"Basically the going rate is only good for going down the drain."
Matching competitors' rates without analyzing your own business operations and marketplace is a recipe for financial woe. Are you working in a city like San Francisco or New York where the cost of living is high? Don't try to underbid a competitor in Cheyenne, Wyoming. He may be renting an entire office for what it costs you to take a client to dinner. Do you have 15 years of experience in your profession? Don't throw a "fire sale" for your services just to match the new guy's prices. Remember, he may take three times as long to complete a job that you can do overnight.
Instead of following the pack, get out your calculator. If you currently put in about 1,000 billable hours a year, how much would you have to charge per hour to meet expenses and live comfortably on your income?
Let's take Connie Consultant as an example: Connie currently charges $55 an hour and bills 1,000 hours a year. This brings in $55,000 ($55 x 1,000). But Connie is finding that her overhead costs, out-of-pocket expenses, and taxes are leaving her strapped for cash. Because she has a lot of business -- more than she can handle -- she decides to raise her hourly rate.
To meet her expenses and live comfortably while working the same 1,000 hours a year, Connie figures she needs to earn about $80,000 a year. To determine her new hourly rate, therefore, she divides $80,000 by 1,000 hours, which equals $80 per hour. This means that Connie must raise her hourly rate by $25 (from $55 to $80).
Of course, the process by which you calculate your rate increase may be far more complicated than Connie's. Your billable hours may fluctuate each year, for example, or your expenses may vary wildly from month to month. You may even be depending heavily on two or three clients whose accounts are the difference between the red and the black.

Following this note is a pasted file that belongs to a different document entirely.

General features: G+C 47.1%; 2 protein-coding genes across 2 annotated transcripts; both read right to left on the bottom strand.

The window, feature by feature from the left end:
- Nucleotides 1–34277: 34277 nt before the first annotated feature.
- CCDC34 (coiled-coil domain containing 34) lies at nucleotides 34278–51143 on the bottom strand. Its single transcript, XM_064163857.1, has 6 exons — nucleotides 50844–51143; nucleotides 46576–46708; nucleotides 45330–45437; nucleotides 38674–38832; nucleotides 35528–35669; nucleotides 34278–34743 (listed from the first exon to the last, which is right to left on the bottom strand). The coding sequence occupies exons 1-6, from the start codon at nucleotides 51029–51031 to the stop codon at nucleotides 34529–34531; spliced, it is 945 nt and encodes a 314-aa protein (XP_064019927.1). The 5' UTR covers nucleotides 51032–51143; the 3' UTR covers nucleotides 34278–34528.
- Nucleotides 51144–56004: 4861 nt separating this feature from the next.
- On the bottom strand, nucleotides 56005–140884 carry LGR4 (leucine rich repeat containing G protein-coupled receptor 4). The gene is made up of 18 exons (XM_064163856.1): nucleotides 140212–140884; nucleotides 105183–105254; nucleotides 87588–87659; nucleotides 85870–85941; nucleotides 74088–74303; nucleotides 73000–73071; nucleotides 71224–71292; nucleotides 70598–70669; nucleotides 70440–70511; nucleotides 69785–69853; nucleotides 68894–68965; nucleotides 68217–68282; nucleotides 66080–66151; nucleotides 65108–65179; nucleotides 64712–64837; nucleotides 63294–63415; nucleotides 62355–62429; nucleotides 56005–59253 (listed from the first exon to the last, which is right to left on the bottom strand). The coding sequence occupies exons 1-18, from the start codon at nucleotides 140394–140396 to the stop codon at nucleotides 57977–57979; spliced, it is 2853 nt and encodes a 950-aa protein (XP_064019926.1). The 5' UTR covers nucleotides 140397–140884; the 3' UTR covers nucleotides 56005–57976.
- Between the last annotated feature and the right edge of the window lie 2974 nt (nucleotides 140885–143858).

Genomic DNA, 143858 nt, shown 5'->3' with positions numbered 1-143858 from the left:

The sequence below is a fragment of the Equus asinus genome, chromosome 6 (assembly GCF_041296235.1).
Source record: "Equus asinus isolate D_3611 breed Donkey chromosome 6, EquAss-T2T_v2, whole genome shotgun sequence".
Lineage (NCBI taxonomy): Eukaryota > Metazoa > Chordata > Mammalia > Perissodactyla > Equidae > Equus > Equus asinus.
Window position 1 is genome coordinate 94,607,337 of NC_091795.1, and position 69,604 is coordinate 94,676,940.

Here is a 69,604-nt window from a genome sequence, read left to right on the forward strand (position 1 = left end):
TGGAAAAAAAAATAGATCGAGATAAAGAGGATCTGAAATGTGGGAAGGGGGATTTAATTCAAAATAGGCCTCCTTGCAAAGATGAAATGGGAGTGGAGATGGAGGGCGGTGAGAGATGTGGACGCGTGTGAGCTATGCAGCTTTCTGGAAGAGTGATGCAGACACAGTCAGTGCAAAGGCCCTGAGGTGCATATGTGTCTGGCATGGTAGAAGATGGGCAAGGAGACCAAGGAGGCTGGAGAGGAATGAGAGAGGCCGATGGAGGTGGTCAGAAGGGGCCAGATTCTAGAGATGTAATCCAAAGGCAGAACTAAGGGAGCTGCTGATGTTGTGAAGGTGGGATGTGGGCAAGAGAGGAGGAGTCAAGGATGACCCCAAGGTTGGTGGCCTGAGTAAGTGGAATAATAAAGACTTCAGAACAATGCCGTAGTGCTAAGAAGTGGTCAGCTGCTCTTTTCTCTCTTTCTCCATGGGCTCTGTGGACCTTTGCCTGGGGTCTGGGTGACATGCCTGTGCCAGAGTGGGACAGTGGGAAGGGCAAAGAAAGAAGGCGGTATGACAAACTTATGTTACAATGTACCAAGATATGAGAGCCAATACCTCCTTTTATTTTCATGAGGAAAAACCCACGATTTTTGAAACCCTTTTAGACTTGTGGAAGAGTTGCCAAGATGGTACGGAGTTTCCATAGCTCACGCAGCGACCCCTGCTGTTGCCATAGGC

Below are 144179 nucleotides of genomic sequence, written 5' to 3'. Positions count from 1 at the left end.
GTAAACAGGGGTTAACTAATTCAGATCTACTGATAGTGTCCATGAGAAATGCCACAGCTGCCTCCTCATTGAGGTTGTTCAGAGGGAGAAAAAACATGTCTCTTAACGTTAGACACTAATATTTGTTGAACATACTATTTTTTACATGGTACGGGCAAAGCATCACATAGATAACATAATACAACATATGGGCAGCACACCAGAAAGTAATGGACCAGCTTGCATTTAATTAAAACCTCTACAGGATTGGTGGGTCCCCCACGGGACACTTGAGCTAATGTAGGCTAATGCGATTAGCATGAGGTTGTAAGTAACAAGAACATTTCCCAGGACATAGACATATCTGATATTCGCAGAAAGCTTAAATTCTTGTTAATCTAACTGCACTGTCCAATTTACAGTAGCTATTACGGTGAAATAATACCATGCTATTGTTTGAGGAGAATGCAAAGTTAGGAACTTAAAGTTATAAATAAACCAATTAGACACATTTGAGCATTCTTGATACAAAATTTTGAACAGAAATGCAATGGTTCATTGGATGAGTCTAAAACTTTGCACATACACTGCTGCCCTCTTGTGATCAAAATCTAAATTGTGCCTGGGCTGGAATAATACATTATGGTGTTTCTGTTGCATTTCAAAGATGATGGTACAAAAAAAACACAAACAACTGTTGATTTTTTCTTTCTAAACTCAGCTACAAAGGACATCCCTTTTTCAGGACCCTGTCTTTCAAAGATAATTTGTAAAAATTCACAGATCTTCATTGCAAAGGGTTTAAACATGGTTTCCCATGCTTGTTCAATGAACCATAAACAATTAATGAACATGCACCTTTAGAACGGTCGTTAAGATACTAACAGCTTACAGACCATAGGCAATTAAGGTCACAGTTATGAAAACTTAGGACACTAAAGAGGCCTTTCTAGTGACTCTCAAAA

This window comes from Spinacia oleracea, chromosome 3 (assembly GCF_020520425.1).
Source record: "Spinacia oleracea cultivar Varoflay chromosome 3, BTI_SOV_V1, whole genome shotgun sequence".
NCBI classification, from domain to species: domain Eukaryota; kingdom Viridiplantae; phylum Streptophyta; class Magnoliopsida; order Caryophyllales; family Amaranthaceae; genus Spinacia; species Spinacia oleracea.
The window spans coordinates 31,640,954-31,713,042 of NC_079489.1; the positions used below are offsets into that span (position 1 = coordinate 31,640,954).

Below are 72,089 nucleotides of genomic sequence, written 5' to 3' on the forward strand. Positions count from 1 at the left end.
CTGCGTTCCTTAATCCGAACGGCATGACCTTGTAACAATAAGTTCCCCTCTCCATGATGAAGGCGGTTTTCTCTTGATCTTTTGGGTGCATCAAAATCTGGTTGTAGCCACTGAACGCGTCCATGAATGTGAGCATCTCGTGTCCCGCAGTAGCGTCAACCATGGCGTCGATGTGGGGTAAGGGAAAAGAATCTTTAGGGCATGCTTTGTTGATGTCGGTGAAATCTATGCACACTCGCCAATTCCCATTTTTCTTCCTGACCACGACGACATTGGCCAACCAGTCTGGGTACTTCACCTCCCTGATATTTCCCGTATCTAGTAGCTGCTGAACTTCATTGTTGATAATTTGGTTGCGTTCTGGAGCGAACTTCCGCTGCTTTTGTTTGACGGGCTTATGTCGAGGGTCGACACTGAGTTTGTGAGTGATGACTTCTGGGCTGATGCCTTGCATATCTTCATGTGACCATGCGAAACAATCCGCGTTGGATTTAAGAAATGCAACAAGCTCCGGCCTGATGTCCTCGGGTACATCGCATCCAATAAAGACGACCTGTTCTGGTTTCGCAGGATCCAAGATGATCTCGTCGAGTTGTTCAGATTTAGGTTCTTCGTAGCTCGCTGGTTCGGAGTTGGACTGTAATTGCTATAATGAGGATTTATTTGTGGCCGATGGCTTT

Whatever your situation, force yourself to sit down and do the math. Pull out your records. (If you find yourself awash in illegible notes, half-completed balance sheets, and crumpled 1099s, consider hiring a "paid pencil" -- either a bookkeeper, accountant, or financial manager to help you with the deed.) Review your past years' invoices, time sheets, receipts, and tax records. (You have been keeping track of these -- haven't you?) Then estimate your previous years' income, billable hours, expenses, and desired annual profit as best you can. Imagine yourself the CEO of a public company. What would your shareholders demand to know about your business?
The billable hours you work and the fees you're paid are excellent indicators of your productivity and profitability, and therefore of your "natural" rate. Don't sabotage yourself by refusing to number-crunch.
Lowering the Boom, Gently
IPs who are considering raising their fees by more than ten percent may need to re-evaluate their current client pool. If your current customers aren't likely to afford you any longer, you may need to begin soliciting larger accounts, says business professor and consultant Charles Popovich. And if you're moving into the big leagues, you may have to become more sophisticated in your business dealings and marketing tactics.
Again, fear not. Whether you're raising your rates by $1 an hour or $100 an hour, there are ways to make your announcement more palatable. Your clients will want to know three things: how much money you intend to charge them, when your higher rates will go into effect, and why you're increasing your fees.
First of all, give your clients reasonable notice. Don't ambush them with a sudden fee hike. If possible, make the announcement in person -- or, at least, by telephone. This allows you to receive instant feedback from your clients about the planned hike.
Be firm. Don't over-explain. Don't apologize. Most of all, don't give the impression that you're raising your rates in desperation.
"I actually had one person say to me, 'I have to raise my rates because I don't have enough business,'" says Moses. "And I'm supposed to pay for her problem?"
Instead, explain the increase matter-of-factly. State when it will go into effect, and briefly inform your clients why you must take this
action. Some explanations given by IPs include:
- The Annual-Rate-Hike Reason: "I raise my rates 10 percent each year."
- The More-For-Your-Money Reason: "I'll be adding extra services that will greatly benefit your company."
- The Rising-Cost-of-Doing-Business Reason: "I'm keeping my fees reasonable, but I'm making allocations for increases in my overhead